The presentation subsystem in “Longhorn” (code-named “Avalon”) provides powerful new APIs for input. This article gives an overview of these APIs: What services are provided to applications, the architecture of the input system, and how new input devices can be supported.
The “Avalon” Input System
2004-03-25 Windows 6 Comments
I have not heard a long time ago something about TCPA (and the implementation projects as palladium, NGCSBA aso.).
The website http://www.againsttcpa.com/ tells how strange TCPA seems to be. (well, I paid more attention to the links to other sites you can trust like http://www.heise.de , and these infos are worrying enough)
Does anyone know something new what is going on now? Will it be really the new “future”?
Will it really be teh new “future”?
if you decide to keep using windows, i see lots of DRM in your future…
Interestingly some or many Windows users think DRM is “fair enough” and will wonder why MS waited so long…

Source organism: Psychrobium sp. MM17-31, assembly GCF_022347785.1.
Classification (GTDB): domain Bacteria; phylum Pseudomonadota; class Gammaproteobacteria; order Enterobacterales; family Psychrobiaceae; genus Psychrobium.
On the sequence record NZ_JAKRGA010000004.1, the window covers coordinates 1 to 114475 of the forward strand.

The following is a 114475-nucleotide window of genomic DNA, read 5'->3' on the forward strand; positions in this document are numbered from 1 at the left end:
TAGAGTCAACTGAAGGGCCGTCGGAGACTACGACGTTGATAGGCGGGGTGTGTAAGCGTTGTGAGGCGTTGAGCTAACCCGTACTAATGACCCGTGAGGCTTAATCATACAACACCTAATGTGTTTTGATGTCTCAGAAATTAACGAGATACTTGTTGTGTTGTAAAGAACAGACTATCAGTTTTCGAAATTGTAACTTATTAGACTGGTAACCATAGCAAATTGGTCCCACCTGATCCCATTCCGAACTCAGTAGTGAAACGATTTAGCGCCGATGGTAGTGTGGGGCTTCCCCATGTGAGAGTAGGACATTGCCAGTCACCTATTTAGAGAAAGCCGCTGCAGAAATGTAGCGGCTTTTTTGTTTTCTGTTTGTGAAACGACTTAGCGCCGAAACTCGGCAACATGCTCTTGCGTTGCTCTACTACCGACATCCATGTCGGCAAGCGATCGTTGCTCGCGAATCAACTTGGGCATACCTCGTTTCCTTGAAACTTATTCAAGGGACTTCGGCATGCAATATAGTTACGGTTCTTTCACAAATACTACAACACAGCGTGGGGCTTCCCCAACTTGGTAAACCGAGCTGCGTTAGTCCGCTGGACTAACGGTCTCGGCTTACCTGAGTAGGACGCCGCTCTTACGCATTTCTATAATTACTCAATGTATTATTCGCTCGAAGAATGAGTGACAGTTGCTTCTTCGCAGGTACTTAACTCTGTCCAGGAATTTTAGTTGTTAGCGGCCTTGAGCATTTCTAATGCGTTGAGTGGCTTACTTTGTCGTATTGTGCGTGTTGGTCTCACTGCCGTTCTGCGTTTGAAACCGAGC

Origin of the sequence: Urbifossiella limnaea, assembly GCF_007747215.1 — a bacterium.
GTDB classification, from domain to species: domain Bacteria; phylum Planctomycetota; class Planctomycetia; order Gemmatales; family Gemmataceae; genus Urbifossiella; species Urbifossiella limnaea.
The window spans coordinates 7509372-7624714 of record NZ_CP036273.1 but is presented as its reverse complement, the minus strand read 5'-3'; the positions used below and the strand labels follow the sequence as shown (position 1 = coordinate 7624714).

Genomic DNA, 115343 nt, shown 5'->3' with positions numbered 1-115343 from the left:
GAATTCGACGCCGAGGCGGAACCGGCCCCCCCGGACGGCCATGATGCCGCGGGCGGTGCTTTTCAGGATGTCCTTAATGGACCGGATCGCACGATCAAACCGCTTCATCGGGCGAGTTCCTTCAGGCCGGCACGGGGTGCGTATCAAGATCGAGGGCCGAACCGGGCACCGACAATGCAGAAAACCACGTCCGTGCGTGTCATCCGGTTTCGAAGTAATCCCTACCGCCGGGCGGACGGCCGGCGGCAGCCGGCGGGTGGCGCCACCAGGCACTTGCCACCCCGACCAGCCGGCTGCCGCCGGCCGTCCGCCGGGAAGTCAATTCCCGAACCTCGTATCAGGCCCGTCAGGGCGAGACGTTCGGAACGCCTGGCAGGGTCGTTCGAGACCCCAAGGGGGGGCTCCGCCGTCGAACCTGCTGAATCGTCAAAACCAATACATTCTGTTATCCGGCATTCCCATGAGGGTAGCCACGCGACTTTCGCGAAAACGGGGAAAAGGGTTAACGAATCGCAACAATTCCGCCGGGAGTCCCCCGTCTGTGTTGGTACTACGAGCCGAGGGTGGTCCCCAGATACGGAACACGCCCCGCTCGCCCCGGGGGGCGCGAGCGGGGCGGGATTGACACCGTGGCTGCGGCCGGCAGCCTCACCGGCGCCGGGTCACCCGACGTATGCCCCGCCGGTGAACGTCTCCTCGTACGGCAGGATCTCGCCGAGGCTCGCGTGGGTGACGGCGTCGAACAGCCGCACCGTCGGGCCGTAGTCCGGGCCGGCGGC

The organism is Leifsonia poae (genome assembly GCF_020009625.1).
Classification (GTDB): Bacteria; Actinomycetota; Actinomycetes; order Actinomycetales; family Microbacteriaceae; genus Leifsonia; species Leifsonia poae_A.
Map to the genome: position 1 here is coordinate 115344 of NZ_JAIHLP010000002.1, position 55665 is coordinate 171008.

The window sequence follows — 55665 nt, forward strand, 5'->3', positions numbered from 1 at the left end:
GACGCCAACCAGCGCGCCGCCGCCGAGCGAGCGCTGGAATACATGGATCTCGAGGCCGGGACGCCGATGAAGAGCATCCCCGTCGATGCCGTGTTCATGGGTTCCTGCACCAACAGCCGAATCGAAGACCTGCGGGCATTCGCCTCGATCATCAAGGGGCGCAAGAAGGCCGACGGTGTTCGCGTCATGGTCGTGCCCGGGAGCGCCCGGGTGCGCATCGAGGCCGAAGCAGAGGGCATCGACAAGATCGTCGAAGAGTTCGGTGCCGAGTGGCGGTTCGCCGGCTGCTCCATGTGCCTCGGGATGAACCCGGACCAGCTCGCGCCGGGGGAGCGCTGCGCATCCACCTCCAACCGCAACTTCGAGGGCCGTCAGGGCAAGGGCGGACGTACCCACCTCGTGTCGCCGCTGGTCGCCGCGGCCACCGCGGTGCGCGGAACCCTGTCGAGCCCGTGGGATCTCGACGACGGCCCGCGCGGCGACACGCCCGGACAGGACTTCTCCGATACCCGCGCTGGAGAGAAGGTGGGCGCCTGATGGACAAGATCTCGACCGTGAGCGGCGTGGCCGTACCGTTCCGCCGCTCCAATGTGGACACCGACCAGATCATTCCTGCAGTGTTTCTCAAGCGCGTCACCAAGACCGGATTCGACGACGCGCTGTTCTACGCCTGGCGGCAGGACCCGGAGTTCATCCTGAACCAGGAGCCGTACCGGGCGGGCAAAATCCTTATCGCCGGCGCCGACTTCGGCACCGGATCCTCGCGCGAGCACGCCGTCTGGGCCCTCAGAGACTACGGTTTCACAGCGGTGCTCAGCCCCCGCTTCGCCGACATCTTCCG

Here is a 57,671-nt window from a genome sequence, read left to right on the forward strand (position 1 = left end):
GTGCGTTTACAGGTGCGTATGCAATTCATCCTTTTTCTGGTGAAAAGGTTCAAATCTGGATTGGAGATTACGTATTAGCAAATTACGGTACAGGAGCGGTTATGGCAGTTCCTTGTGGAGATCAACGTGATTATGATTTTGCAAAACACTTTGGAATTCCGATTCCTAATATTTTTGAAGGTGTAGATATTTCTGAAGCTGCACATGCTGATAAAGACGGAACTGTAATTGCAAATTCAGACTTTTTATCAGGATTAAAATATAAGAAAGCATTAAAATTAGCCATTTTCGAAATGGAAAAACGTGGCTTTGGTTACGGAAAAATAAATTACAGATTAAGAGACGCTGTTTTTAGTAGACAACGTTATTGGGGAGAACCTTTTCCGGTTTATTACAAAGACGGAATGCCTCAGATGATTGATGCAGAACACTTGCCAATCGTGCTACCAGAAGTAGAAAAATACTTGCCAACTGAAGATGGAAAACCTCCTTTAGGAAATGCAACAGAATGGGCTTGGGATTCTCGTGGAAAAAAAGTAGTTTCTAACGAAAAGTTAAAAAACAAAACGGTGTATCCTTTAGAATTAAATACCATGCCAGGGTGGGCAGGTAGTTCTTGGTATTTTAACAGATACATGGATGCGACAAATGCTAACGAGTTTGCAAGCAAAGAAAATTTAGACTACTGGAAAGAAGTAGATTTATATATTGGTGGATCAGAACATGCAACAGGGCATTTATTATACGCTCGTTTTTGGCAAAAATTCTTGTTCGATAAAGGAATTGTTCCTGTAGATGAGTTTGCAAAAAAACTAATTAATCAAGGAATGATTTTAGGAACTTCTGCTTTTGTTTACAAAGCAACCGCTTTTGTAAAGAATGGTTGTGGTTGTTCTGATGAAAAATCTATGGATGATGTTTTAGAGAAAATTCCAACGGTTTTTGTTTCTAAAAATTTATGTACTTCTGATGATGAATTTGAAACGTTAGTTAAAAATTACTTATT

Apparently (to them) there is no other kind of software.
Well, if using Windows. At Home I use Linux. 🙂
Accordingly to the website opensource will have it more difficult.
If Linux will be tcpa enabled to have also the possibility to buy music, new software must have a certificate. The costs are low enough little firms can buy it, but high enough that opensource projects can not pay for this (how should you want money from people who do work for free???).
Migration will be another major problem. As by theorie the firms will be able to bind the documents to the software. With the tcpa technic the reverse engineering to import tcpa-documents will then be impossible.
Well, to crack? Look at DCMA, this would be illegal (strange, illegal operation on the own created data).
Another problem is:
If this tech will be really secure, this will be the paradise for example for terrorists. Surely, USA does not want this, so there will be a backdoor. Do you want have controlled all your documents from some people?
I really enjoyed the article and the new input API. Input handling has always been a rather easy concept to grasp and to implement; but sorting and processing that input information into a form usable in the handlers and routing it to the handlers is more difficult. The old school approach is to slap everything into a set of C functions with a common signature and let the application programmer deal with the resulting mess of switch statements and conditional logic. Avalon’s API is definitely a step in the right direction, and I hope that the rest of Longhorn’s APIs show the same good design sense.